Peace talks with communists halted after vow to resist martial law

Peace talks with communists halted after vow to resist martial law
While the current round of talks has been halted, the government says it remains committed to the peace process

The latest round of peace talks with communist rebels has been called off after they ordered their fighters to step up attacks in response to martial law.

Speaking after nearly 10 hours of closed-door discussions, the government’s chief negotiator Jesus Dureza said: “We are maintaining the decision made not to participate in the fifth round of talks.”


The talks were intended to address issues including an interim ceasefire, social and economic reforms and human rights issues.

The breakdown of the talks in the Netherlands came after President Duterte declared martial law in response to fighting involving Islamic State-affiliated terrorists in Marawi City.

In response, communist leaders ordered their fighters to step up “tactical offensives” against the army.


Mr Dureza said talks could not continue until there were indications of an “environment conducive to achieving just and sustainable peace”.

He also stressed that the withdrawal from this round of talks would not necessarily jeopardise the peace process initiated in August last year.

Chief rebel negotiator Fidel Agcaoili said the communist negotiators had “recommended to our leadership to reconsider the order, but that takes time”.

He said the NDFP — a coalition of rebel groups dominated by the Communist Party of the Philippines (CPP) — “deeply regretted” the government’s decision to halt the talks.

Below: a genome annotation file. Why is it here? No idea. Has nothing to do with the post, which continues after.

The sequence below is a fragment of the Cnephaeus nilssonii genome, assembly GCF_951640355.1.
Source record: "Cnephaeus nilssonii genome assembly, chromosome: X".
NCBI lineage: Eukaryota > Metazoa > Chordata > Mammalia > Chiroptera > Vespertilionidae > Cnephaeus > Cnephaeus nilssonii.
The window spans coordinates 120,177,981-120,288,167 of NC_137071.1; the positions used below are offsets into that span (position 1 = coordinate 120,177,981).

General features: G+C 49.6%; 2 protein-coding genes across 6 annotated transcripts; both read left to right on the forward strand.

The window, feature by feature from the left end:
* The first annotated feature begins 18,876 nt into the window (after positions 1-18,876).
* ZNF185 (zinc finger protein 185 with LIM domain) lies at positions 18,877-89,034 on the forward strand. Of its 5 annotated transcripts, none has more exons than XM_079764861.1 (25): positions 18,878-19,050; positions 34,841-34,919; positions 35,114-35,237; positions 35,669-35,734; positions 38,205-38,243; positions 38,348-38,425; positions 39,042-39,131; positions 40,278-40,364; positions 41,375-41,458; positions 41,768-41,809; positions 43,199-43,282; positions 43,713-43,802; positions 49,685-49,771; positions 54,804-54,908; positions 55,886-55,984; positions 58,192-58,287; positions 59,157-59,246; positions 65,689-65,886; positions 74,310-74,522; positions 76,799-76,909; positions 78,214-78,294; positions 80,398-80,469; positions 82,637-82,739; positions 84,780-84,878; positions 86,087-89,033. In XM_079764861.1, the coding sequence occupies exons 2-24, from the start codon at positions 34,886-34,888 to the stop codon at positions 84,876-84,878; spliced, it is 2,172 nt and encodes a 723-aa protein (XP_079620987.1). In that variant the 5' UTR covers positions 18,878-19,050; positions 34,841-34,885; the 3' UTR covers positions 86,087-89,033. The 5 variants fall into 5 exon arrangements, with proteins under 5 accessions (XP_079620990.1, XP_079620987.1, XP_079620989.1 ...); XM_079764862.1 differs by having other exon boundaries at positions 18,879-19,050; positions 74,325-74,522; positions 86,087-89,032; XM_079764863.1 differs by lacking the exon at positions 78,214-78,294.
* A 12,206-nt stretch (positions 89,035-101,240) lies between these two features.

In a statement, the NDFP hit out at Mr Dureza’s comments, saying it “totally obscures the fact that the government has been waging an ‘all-out-war’ against” the New People’s Army (NPA), the CPP’s armed wing.

It added that Duterte’s declaration of martial law in southern Mindanao “is bound to further escalate the armed conflict, aggravate the human rights situation and exacerbate the suffering of the people”.

The communist insurgency in the Philippines began in 1968 and is one of the longest running in the world, claiming an estimated 30,000 lives.

Peace talks with the communists were revived after Duterte — a self-declared socialist who was tutored by CPP founder Jose Sison when a student — took office last year.

It was Norway that encouraged both sides to come to the table, and the talks are being held at a seaside resort near Utrecht, where several rebel leaders, including Sison, live in exile.

While expressing a strong desire for peace, President Duterte has laid down several strong red lines, including that guerrillas stop collecting “revolutionary taxes” and claiming ownership of national territory.

The president called off the last round of peace talks in February after rebels killed several soldiers and police.

NPA fighters continue to target military and police outposts and extort money from businesses, the military says.